Award-Winning Journalist Jane Pauley Returns to DePauw for Ubben Lecture, April 17
December 18, 2008
December 18, 2008, Greencastle, Ind. — Jane Pauley, the winner of multiple Emmys and the Edward R. Murrow Award for her contributions to journalism, will help celebrate the 100th anniversary of the founding of the Society of Professional Journalists with an April 17, 2009 speech at DePauw University. The 7:30 p.m. address will take place in Meharry Hall of historic East College, up the stairs from the room in which 10 DePauw student journalists founded Sigma Delta Chi (SPJ's original name) in May 1909. Presented by the Timothy and Sharon Ubben Lecture Series, the event is free and open to all.
The following day, Pauley and four other individuals will be inducted into the Indiana Journalism Hall of Fame, which is located in East College. Details on that ceremony, which takes place at DePauw's Walden Inn, can be found here.
Born and raised in Indianapolis, Jane Pauley received a degree in political science from Indiana University and began her career in 1972 as a reporter and anchor at Indianapolis CBS affiliate WISH-TV. Within three years, she became the first female evening news anchor in Chicago when she joined NBC-owned WMAQ, and by 1976 -- at age 25 -- she was behind the anchor desk at the peacock network's Today. Pauley's tenure on the popular morning program covered 13 years, and she interviewed thousands of newsmakers and presented reports from locations all over the world, including London for the weddings of Prince Charles and Prince Andrew; Rome, where Today televised its audience with Pope John Paul II; and the Great Wall of China. Along with co-anchor Bryant Gumbel, she was named 1986 Broadcaster of the Year by the International Radio and Television Society and Best in the Business by the Washington Journalism Review in 1990.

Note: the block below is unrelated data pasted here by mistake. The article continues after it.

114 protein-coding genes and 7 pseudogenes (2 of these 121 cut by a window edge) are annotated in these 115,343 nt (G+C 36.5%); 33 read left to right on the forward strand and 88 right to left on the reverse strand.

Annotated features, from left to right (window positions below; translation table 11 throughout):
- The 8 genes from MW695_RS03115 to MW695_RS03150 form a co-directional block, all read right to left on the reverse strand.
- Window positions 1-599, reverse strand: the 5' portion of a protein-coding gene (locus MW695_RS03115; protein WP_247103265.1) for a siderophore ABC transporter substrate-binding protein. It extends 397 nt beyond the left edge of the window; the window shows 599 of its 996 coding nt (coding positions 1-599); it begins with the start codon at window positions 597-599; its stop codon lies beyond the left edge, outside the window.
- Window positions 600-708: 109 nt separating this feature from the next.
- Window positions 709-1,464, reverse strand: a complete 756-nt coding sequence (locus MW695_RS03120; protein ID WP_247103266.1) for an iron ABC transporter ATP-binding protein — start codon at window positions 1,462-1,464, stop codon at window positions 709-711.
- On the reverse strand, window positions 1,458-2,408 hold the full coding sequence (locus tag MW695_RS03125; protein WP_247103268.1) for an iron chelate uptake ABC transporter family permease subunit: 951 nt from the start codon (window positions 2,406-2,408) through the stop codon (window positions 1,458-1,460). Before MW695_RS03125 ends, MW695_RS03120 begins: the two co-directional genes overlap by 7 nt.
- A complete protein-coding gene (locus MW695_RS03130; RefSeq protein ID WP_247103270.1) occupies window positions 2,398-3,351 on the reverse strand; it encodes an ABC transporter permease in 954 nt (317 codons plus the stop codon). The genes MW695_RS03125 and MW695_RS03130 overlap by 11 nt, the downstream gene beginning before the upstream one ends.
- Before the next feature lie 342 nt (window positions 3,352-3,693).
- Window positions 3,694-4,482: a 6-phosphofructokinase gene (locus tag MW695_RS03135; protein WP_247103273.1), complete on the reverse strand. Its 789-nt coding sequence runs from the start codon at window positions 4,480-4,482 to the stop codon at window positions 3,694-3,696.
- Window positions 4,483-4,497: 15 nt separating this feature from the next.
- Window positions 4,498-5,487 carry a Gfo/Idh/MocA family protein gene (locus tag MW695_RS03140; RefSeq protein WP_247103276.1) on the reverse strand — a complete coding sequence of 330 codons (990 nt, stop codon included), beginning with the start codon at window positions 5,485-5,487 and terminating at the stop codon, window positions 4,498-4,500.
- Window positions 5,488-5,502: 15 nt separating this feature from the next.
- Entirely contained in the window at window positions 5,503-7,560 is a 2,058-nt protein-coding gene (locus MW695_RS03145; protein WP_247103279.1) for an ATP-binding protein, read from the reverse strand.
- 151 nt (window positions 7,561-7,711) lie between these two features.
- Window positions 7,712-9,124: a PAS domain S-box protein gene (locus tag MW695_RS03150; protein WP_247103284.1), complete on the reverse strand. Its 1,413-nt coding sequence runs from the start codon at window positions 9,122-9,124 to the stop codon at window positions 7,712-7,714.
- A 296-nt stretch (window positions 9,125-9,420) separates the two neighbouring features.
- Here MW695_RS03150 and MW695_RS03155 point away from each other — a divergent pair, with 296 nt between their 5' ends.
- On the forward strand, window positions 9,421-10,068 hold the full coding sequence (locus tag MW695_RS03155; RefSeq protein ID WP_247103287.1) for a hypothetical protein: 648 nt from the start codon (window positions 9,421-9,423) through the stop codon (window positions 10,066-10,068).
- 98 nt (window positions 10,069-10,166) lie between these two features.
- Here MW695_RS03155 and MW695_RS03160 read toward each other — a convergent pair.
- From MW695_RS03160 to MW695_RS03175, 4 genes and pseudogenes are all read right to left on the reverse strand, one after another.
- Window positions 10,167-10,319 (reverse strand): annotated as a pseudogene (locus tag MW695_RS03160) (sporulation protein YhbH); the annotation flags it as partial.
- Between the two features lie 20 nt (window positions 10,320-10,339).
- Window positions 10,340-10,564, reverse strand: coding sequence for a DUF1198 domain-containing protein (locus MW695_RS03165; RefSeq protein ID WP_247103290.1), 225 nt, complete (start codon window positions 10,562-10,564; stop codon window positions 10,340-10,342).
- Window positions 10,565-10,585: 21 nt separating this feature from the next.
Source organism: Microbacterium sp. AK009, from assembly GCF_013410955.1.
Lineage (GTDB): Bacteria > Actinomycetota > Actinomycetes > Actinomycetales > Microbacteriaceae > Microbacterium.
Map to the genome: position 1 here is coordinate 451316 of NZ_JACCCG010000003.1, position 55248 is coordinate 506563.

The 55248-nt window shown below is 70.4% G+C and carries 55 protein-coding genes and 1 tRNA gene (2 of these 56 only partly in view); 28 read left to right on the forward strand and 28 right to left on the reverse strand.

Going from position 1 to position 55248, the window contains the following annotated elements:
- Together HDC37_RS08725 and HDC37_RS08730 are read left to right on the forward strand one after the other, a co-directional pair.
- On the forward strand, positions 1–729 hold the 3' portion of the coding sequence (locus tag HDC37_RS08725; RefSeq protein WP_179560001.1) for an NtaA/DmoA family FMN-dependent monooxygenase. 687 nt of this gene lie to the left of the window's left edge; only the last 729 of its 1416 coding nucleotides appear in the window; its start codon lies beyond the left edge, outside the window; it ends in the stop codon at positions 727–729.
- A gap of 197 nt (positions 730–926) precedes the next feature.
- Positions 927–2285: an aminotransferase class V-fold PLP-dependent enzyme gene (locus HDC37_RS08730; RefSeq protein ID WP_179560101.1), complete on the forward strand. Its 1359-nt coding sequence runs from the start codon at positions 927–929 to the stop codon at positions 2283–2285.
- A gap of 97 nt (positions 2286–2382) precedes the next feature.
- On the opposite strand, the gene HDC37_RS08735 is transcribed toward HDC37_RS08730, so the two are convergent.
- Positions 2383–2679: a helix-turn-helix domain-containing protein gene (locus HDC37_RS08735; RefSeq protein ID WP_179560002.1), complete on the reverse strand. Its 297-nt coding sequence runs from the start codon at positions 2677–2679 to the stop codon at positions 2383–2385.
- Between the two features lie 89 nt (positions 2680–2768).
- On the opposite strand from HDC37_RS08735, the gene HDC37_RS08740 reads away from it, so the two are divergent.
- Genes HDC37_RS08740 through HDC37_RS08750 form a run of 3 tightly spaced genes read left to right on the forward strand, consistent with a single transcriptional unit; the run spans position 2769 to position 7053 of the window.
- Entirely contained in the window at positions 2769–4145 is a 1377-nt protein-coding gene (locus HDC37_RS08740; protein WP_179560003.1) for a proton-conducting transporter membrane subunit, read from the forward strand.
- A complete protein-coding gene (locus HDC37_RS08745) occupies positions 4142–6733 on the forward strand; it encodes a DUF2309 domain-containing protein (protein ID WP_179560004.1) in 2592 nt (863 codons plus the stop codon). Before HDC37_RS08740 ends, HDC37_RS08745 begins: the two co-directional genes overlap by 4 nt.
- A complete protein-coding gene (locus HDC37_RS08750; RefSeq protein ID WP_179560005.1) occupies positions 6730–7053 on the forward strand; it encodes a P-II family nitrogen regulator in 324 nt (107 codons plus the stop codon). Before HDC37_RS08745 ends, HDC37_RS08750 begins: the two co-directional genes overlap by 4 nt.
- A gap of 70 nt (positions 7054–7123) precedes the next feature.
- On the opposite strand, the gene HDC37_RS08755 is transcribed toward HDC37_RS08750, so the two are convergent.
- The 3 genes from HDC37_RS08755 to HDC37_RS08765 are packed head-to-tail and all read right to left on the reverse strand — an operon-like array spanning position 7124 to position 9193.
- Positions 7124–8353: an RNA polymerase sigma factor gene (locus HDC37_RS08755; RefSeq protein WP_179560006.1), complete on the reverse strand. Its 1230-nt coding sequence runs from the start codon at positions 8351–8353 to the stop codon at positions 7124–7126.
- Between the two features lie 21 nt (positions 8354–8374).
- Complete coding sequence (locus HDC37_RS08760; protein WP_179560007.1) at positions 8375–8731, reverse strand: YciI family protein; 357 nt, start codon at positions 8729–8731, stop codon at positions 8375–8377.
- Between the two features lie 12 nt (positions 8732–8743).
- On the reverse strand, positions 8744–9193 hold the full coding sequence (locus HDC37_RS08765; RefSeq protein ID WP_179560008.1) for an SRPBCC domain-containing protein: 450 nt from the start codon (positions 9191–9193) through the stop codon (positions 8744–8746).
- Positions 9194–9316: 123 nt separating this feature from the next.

Pauley's lengthy resume also includes serving as weekend anchor of NBC Nightly News (she also served as Tom Brokaw's primary fill-in on that broadcast), and hosting Dateline, Real Life with Jane Pauley, the Jane Pauley Show, and Time & Again, a retrospective news program which aired on MSNBC. One of her NBC documentaries, "Women, Work and Babies," won a 1985 Humanitas Award.
In addition to the aforementioned Emmys and Murrow Award, Jane Pauley has been honored with the RTNDA's prestigious Paul White Award for her lifetime contribution to electronic journalism, as well as the Radio and Television News Directors Foundation's Leonard Zeidenberg First Amendment Award. She was also awarded the first national Matrix Award from the Association for Women in Communications, the AWRT's Gracie Allen Award for Outstanding Achievement by an Individual, and was inducted into the Broadcasting and Cable Hall of Fame in 1998. Pauley has also been the recipient of a Clarion Award, a National Press Foundation Award, a Gabriel Award, a Nancy Susan Reynolds Award, a Maggie Award, a Wilbur Award from the Religious Public Relations Council and a Salute to Excellence Award from the National Association of Black Journalists. She was named Communicator of the Year by the National Forensic League and was honored with a Living Legend Award by the Indiana Historical Society.
Pauley was inducted into the Indiana Broadcast Pioneers Hall of Fame in
2006, and is one of only a select few honored also with a lifetime
membership in the Hoosier broadcast organization.
In 2007, Pauley received the Walter Cronkite Award for Excellence in Journalism. "I have long been a great admirer of Jane Pauley, whose career embodies the very essence of this award," noted Cronkite, the legendary CBS newsman. "She is an award-winning journalist and journalism pioneer. Her standard of excellence as a news anchor and her in-depth interviews have earned her the respect of colleagues with whom she’s worked -- and those of us who wish we had."